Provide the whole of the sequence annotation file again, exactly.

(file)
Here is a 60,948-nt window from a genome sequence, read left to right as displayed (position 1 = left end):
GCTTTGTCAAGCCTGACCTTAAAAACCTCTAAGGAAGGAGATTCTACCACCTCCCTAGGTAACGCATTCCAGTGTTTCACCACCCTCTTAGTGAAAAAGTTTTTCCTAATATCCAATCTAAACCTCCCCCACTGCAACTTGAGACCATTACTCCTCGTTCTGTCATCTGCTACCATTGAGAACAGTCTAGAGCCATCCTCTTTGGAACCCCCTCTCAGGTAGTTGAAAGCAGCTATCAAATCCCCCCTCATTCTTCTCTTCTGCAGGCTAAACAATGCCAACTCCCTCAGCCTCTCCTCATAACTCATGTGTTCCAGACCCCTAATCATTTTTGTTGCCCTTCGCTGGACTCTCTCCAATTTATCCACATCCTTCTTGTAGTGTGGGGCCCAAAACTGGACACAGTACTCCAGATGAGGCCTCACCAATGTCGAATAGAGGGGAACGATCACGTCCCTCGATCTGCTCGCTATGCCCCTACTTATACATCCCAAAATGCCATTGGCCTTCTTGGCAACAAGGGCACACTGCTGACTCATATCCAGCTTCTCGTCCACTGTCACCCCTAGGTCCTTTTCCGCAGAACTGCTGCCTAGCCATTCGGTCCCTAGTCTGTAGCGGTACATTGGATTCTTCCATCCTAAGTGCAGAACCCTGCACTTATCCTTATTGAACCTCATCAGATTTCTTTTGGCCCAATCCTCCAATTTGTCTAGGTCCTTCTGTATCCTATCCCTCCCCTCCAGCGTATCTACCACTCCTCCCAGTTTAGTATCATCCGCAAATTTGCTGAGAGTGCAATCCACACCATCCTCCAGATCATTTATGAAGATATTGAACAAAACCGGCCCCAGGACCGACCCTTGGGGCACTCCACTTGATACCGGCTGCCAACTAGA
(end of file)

Here is a 60,948-nt window from a genome sequence, read left to right as displayed (position 1 = left end):
GCTTTGTCAAGCCTGACCTTAAAAACCTCTAAGGAAGGAGATTCTACCACCTCCCTAGGTAACGCATTCCAGTGTTTCACCACCCTCTTAGTGAAAAAGTTTTTCCTAATATCCAATCTAAACCTCCCCCACTGCAACTTGAGACCATTACTCCTCGTTCTGTCATCTGCTACCATTGAGAACAGTCTAGAGCCATCCTCTTTGGAACCCCCTCTCAGGTAGTTGAAAGCAGCTATCAAATCCCCCCTCATTCTTCTCTTCTGCAGGCTAAACAATGCCAACTCCCTCAGCCTCTCCTCATAACTCATGTGTTCCAGACCCCTAATCATTTTTGTTGCCCTTCGCTGGACTCTCTCCAATTTATCCACATCCTTCTTGTAGTGTGGGGCCCAAAACTGGACACAGTACTCCAGATGAGGCCTCACCAATGTCGAATAGAGGGGAACGATCACGTCCCTCGATCTGCTCGCTATGCCCCTACTTATACATCCCAAAATGCCATTGGCCTTCTTGGCAACAAGGGCACACTGCTGACTCATATCCAGCTTCTCGTCCACTGTCACCCCTAGGTCCTTTTCCGCAGAACTGCTGCCTAGCCATTCGGTCCCTAGTCTGTAGCGGTACATTGGATTCTTCCATCCTAAGTGCAGAACCCTGCACTTATCCTTATTGAACCTCATCAGATTTCTTTTGGCCCAATCCTCCAATTTGTCTAGGTCCTTCTGTATCCTATCCCTCCCCTCCAGCGTATCTACCACTCCTCCCAGTTTAGTATCATCCGCAAATTTGCTGAGAGTGCAATCCACACCATCCTCCAGATCATTTATGAAGATATTGAACAAAACCGGCCCCAGGACCGACCCTTGGGGCACTCCACTTGATACCGGCTGCCAACTAGA